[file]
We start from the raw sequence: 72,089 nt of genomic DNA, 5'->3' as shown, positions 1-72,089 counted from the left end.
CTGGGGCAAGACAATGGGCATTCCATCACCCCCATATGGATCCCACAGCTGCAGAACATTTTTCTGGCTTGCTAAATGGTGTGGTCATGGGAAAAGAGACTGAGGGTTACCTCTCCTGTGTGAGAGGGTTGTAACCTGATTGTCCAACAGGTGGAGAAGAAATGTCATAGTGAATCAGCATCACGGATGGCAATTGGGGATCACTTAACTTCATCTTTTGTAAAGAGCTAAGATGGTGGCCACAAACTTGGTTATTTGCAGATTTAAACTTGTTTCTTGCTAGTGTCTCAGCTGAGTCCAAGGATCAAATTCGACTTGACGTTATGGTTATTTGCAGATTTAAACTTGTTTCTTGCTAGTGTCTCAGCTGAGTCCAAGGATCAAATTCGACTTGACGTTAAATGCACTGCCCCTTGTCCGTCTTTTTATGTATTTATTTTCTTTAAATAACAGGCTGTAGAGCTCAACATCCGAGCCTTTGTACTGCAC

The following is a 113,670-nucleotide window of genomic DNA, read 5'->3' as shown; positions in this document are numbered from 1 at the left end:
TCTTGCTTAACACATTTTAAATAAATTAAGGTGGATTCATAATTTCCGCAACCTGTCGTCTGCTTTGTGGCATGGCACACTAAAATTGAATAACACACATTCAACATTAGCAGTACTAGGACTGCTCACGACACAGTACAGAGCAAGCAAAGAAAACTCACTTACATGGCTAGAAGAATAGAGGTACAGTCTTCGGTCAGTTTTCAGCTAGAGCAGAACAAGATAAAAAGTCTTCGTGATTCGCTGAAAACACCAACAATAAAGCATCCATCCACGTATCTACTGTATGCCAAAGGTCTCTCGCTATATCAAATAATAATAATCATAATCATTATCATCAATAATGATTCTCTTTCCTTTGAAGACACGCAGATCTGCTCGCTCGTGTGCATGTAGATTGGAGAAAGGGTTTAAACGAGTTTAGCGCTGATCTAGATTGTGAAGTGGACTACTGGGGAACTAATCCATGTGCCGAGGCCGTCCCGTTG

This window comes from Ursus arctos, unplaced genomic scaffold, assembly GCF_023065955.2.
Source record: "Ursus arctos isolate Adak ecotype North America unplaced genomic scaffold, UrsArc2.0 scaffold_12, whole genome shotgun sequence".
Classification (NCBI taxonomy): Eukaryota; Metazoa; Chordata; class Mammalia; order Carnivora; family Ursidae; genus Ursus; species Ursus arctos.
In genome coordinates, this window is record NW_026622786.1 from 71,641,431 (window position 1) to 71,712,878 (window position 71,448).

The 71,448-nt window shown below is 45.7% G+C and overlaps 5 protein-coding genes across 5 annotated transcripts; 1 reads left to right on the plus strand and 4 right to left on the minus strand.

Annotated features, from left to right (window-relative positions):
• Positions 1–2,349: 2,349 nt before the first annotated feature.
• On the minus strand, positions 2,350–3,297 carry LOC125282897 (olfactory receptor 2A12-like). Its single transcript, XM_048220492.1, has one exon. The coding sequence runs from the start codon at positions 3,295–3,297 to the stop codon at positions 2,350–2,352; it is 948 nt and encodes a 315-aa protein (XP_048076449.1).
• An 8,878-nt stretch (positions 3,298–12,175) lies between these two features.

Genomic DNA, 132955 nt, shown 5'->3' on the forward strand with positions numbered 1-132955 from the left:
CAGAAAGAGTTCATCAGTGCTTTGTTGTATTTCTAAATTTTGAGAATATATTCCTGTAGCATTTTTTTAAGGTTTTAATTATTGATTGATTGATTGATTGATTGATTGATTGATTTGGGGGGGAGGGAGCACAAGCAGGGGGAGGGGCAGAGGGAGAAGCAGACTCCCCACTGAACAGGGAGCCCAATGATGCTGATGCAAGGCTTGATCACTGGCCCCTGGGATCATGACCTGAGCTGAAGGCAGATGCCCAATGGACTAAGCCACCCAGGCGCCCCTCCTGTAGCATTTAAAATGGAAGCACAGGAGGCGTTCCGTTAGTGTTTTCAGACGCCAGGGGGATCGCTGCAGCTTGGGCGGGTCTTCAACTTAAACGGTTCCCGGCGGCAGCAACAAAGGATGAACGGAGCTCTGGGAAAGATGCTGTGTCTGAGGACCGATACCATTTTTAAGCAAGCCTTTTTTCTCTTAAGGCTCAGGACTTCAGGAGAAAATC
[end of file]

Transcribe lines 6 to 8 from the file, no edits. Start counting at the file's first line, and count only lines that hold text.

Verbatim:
Source record: "Ursus arctos isolate Adak ecotype North America unplaced genomic scaffold, UrsArc2.0 scaffold_12, whole genome shotgun sequence".
Classification (NCBI taxonomy): Eukaryota; Metazoa; Chordata; class Mammalia; order Carnivora; family Ursidae; genus Ursus; species Ursus arctos.
In genome coordinates, this window is record NW_026622786.1 from 71,641,431 (window position 1) to 71,712,878 (window position 71,448).